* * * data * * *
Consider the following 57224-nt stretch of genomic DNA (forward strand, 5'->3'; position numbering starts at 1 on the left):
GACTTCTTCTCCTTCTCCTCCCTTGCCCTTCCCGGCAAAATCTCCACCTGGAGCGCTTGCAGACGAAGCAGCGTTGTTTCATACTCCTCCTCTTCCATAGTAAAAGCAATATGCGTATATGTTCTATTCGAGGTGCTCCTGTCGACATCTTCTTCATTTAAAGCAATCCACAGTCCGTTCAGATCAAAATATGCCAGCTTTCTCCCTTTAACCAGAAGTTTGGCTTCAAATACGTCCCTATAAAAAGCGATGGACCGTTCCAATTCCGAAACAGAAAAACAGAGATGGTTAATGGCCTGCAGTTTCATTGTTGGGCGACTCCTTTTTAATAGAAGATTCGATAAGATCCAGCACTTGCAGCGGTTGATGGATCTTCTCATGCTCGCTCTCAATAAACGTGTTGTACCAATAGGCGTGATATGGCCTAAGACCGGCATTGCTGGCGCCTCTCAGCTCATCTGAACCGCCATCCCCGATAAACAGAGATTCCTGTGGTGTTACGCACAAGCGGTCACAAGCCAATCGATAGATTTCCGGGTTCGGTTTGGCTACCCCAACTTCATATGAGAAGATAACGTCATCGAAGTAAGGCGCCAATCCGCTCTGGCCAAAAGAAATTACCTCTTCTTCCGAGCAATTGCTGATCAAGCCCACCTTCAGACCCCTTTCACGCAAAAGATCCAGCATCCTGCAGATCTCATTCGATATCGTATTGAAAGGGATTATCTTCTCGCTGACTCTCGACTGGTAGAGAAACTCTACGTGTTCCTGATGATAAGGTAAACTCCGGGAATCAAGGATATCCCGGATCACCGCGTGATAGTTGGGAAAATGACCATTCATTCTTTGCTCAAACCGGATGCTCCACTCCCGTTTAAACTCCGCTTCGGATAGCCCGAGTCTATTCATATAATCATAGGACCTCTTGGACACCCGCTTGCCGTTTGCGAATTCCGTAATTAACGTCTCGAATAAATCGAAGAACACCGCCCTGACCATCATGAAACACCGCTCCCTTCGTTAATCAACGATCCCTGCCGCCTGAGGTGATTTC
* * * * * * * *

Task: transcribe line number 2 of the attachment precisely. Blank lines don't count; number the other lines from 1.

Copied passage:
GACTTCTTCTCCTTCTCCTCCCTTGCCCTTCCCGGCAAAATCTCCACCTGGAGCGCTTGCAGACGAAGCAGCGTTGTTTCATACTCCTCCTCTTCCATAGTAAAAGCAATATGCGTATATGTTCTATTCGAGGTGCTCCTGTCGACATCTTCTTCATTTAAAGCAATCCACAGTCCGTTCAGATCAAAATATGCCAGCTTTCTCCCTTTAACCAGAAGTTTGGCTTCAAATACGTCCCTATAAAAAGCGATGGACCGTTCCAATTCCGAAACAGAAAAACAGAGATGGTTAATGGCCTGCAGTTTCATTGTTGGGCGACTCCTTTTTAATAGAAGATTCGATAAGATCCAGCACTTGCAGCGGTTGATGGATCTTCTCATGCTCGCTCTCAATAAACGTGTTGTACCAATAGGCGTGATATGGCCTAAGACCGGCATTGCTGGCGCCTCTCAGCTCATCTGAACCGCCATCCCCGATAAACAGAGATTCCTGTGGTGTTACGCACAAGCGGTCACAAGCCAATCGATAGATTTCCGGGTTCGGTTTGGCTACCCCAACTTCATATGAGAAGATAACGTCATCGAAGTAAGGCGCCAATCCGCTCTGGCCAAAAGAAATTACCTCTTCTTCCGAGCAATTGCTGATCAAGCCCACCTTCAGACCCCTTTCACGCAAAAGATCCAGCATCCTGCAGATCTCATTCGATATCGTATTGAAAGGGATTATCTTCTCGCTGACTCTCGACTGGTAGAGAAACTCTACGTGTTCCTGATGATAAGGTAAACTCCGGGAATCAAGGATATCCCGGATCACCGCGTGATAGTTGGGAAAATGACCATTCATTCTTTGCTCAAACCGGATGCTCCACTCCCGTTTAAACTCCGCTTCGGATAGCCCGAGTCTATTCATATAATCATAGGACCTCTTGGACACCCGCTTGCCGTTTGCGAATTCCGTAATTAACGTCTCGAATAAATCGAAGAACACCGCCCTGACCATCATGAAACACCGCTCCCTTCGTTAATCAACGATCCCTGCCGCCTGAGGTGATTTC